Tag Archives: Librarian By Day

HD_Links: Library Resources

Nevins Library First Librarians

A school librarian’s work is never done. They are often the first ones to prepare for a new school year and the last ones to leave in the summer. At some schools, they work throughout the summer. So, in honor of all those librarians out there, here are a few resources for the school librarian/media specialist at your school:

The blog, A Media Specialists Guide to the Internet, is a great resource for library media specialists who want to learn more about tools available on the internet. (via Valerie Jankowski, library media specialist)

Librarian By Day is Bobbi Newman’s attempt to help keep librarians and libraries stay in touch with the digital age. While not specifically focused on school libraries, this blog is useful for the librarian’s librarian and keeps a finger on the pulse of all things technological.

A lot of librarians these days are in-charge of their school’s computer labs (hence the new title “media specialists”). The biggest obstacle to keeping a lab running is dealing with old, out-of-date computers and operating systems. Luckily, Google Chromium OS is free and is a suitable substitute for these obsolete operating systems. Edublogger has all the details if you’re interested.

Here’s a sad sign of the times. One librarian won a 21st century make-over for her school’s library. Her other reward? She was laid-off shortly after. Read more here.

Finally, for those who use Twitter, follow the Tweets by these librarians, media specialists, and library advocacy groups:

What have you read online about school libraries/media centers? Which school librarians do you follow on Twitter or the blogosphere?

Zac Early is an instructional specialist for the eMINTS National Center and the son of a retired school media specialist. The image is in the Public Domain and courtesy of Wikimedia Commons.

HD Links: Social Media

It’s Social Media Week here at Networked Teaching & Learning. All week long, we’re bringing you resources and ideas for bringing social media into your schools. Today, we focus on some resource links that can help make that happen.

One of the major obstacles for improving social media use in our schools is the lack of information out there about what social media is and what are the tools we can use. Edudemic provides the “Ultimate Teachers Guide to Social Media” in the form of an easy to read and navigate e-book. All the major tools are covered as well as resources for getting the most out of social media in your classroom.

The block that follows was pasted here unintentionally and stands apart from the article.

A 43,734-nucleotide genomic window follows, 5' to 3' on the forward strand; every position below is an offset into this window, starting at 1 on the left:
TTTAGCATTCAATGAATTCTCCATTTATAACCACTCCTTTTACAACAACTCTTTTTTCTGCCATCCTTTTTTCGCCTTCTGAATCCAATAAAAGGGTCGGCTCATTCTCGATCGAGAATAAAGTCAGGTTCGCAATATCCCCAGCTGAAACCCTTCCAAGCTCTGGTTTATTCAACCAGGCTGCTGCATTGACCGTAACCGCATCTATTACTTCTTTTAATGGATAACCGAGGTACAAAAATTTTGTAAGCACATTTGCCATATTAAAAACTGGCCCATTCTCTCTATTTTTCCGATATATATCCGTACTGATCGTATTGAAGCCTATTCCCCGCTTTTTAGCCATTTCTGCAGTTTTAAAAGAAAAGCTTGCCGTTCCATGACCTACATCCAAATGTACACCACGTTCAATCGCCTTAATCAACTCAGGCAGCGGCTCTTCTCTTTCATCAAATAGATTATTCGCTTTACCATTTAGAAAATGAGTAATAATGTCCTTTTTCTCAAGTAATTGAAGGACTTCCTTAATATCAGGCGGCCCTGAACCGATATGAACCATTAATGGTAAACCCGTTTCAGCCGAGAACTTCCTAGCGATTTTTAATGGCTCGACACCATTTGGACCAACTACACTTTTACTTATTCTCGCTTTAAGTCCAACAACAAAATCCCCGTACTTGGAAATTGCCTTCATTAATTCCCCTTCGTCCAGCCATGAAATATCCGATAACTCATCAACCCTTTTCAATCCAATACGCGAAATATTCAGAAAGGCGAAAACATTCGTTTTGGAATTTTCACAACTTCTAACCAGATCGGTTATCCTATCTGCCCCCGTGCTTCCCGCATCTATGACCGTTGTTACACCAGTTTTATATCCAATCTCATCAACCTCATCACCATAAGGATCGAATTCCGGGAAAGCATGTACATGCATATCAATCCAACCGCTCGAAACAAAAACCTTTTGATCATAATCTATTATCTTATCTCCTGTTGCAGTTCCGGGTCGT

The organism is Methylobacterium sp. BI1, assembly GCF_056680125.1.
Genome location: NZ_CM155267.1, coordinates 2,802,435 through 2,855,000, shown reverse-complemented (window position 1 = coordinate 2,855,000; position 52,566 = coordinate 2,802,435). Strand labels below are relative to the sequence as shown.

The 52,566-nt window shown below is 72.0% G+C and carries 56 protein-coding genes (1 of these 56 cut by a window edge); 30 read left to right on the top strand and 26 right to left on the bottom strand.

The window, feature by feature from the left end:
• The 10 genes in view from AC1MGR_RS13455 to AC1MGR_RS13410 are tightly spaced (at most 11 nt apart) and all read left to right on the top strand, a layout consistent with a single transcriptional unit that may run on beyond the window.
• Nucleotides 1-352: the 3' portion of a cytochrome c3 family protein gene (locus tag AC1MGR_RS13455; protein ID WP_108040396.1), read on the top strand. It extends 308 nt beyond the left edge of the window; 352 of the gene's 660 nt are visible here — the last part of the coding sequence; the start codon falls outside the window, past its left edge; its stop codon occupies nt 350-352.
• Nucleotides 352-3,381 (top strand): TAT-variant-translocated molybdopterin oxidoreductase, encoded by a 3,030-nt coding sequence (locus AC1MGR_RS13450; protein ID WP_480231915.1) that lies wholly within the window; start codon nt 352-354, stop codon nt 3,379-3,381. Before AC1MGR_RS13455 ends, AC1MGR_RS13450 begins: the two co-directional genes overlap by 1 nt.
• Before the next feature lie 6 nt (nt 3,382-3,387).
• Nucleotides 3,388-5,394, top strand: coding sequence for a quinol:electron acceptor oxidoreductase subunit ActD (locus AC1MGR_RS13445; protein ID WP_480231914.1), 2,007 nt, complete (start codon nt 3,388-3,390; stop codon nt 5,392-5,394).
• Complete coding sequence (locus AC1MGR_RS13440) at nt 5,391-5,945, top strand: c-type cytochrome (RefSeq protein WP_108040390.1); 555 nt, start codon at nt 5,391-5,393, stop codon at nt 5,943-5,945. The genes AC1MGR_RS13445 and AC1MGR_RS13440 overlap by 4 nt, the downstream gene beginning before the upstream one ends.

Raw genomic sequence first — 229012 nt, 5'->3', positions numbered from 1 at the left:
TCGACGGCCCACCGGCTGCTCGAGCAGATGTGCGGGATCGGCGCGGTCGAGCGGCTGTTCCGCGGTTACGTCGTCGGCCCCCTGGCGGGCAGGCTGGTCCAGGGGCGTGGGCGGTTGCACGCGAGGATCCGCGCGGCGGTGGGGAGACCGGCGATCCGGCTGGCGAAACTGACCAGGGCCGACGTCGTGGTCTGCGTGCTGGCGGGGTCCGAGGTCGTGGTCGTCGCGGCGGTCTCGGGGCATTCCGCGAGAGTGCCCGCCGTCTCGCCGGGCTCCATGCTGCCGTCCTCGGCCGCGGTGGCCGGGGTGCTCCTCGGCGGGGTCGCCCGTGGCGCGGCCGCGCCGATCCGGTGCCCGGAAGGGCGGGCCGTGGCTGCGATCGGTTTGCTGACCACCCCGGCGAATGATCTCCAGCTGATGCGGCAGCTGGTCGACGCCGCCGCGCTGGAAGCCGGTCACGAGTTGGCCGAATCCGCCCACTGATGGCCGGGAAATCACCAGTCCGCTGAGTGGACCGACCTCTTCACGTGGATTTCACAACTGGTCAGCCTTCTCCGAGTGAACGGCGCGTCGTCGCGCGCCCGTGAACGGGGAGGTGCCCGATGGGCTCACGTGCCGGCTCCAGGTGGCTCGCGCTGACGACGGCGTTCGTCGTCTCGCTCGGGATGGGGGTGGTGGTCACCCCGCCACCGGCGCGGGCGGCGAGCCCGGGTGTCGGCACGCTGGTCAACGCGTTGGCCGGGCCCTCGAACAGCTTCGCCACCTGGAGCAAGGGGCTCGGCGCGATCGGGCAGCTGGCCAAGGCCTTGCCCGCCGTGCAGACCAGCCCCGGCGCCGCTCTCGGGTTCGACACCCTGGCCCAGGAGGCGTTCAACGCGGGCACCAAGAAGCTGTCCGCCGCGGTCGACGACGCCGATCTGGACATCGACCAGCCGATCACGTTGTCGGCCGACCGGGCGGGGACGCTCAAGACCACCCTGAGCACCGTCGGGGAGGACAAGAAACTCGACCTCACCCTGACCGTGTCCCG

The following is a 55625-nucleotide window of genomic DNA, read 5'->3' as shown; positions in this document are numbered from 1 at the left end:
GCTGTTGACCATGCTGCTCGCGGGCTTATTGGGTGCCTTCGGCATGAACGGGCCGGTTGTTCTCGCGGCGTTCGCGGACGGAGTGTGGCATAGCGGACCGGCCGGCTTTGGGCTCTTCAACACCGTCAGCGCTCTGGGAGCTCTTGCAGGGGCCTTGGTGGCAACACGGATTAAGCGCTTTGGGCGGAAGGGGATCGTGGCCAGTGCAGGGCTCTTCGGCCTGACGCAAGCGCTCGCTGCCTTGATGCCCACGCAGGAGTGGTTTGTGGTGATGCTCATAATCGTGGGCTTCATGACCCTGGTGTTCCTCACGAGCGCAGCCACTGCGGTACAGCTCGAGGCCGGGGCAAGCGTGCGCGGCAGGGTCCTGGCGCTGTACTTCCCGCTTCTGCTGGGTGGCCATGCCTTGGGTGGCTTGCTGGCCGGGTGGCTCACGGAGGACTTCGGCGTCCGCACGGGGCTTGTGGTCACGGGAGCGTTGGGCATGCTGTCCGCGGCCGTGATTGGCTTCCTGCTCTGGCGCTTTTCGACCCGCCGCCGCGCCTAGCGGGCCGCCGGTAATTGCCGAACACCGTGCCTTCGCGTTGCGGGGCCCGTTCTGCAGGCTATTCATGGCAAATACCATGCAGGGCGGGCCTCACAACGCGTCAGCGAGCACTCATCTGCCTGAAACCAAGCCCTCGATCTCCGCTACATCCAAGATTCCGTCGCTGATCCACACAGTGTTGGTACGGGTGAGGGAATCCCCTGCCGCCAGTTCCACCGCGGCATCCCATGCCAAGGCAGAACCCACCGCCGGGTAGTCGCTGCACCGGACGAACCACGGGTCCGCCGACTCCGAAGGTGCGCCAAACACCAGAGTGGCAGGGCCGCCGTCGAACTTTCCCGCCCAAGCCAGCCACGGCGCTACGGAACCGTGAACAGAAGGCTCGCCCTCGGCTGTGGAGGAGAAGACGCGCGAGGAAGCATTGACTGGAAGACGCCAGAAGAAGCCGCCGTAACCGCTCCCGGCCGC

Another obstacle is providing the right argument for social media’s use in our schools. Teach Paperless makes the case using the human voice as a metaphor for social media. How can students learn without their voice? The same can be asked of 21st century learners.

A second argument is made over at Mashable where adman Josh Rose demonstrates how social media is bringing back the old-fashioned values of our grandparents. Because of social media, we know about each other and are part of a more-informed community. That sounds like a great way to build community within a classroom and online.

Some teachers are leery of using social media sites such as Facebook with our private lives suddenly becoming public. Students also need to be aware of this change in society due to the public nature of social media. Mashable has ten suggestions for keeping one’s Facebook account as private as possible.

Of course, Facebook isn’t the only online forum about which we should be concerned. Bobbi L. Newman, a.k.a. Librarian By Day, has a fantastic post on monitoring one’s personal brand. This is is important for both teachers and students. Controlling your online brand can market you as a leader in education or at least eliminate the chances that online content meant to be private becomes very public.

If you’re looking for a tool to manage all this social media (aside from your web browser), look no further than TweetDeck. TweetDeck allows users to monitor multiple accounts on various social networking sites. I use TweetDeck to manage several Twitter accounts, my Facebook account, and several groups and pages also on Facebook. There are several versions of Tweetdeck available for desktops, handheld devices (including smart phones), as well as a Chrome plugin. For an example of how TweetDeck can be used in the classroom, check out this video of a college course where Twitter and TweetDeck are utilized to take classroom conversation to another level.

Hopefully, these links will help you see the value of social media in our schools. What are some ways you are using social media to enhance teaching and learning at your school?

Zac Early is an instructional specialist with the eMINTS National Center.